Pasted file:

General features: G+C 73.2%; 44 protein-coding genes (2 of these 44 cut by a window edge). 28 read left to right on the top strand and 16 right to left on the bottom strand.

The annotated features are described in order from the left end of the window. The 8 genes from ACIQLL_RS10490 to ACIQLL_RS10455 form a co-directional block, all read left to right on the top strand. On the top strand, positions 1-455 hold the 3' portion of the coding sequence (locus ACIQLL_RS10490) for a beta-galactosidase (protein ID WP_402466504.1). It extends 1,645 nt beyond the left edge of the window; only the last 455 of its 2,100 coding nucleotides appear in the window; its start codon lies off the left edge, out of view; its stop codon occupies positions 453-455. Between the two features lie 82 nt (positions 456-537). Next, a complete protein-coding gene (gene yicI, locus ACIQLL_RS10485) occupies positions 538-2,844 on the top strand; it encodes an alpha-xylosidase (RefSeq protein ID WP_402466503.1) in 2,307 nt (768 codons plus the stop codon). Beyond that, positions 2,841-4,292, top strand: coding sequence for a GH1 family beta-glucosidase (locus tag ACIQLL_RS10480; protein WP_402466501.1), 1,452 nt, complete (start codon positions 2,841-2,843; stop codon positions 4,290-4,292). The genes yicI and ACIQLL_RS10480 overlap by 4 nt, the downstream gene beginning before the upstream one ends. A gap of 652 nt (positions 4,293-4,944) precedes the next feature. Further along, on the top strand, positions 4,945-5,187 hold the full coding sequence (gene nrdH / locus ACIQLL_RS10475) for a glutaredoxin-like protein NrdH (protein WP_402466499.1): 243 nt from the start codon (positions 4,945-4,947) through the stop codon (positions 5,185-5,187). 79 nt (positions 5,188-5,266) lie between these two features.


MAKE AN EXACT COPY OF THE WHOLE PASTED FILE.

General features: G+C 73.2%; 44 protein-coding genes (2 of these 44 cut by a window edge). 28 read left to right on the top strand and 16 right to left on the bottom strand.

The annotated features are described in order from the left end of the window. The 8 genes from ACIQLL_RS10490 to ACIQLL_RS10455 form a co-directional block, all read left to right on the top strand. On the top strand, positions 1-455 hold the 3' portion of the coding sequence (locus ACIQLL_RS10490) for a beta-galactosidase (protein ID WP_402466504.1). It extends 1,645 nt beyond the left edge of the window; only the last 455 of its 2,100 coding nucleotides appear in the window; its start codon lies off the left edge, out of view; its stop codon occupies positions 453-455. Between the two features lie 82 nt (positions 456-537). Next, a complete protein-coding gene (gene yicI, locus ACIQLL_RS10485) occupies positions 538-2,844 on the top strand; it encodes an alpha-xylosidase (RefSeq protein ID WP_402466503.1) in 2,307 nt (768 codons plus the stop codon). Beyond that, positions 2,841-4,292, top strand: coding sequence for a GH1 family beta-glucosidase (locus tag ACIQLL_RS10480; protein WP_402466501.1), 1,452 nt, complete (start codon positions 2,841-2,843; stop codon positions 4,290-4,292). The genes yicI and ACIQLL_RS10480 overlap by 4 nt, the downstream gene beginning before the upstream one ends. A gap of 652 nt (positions 4,293-4,944) precedes the next feature. Further along, on the top strand, positions 4,945-5,187 hold the full coding sequence (gene nrdH / locus ACIQLL_RS10475) for a glutaredoxin-like protein NrdH (protein WP_402466499.1): 243 nt from the start codon (positions 4,945-4,947) through the stop codon (positions 5,185-5,187). 79 nt (positions 5,188-5,266) lie between these two features.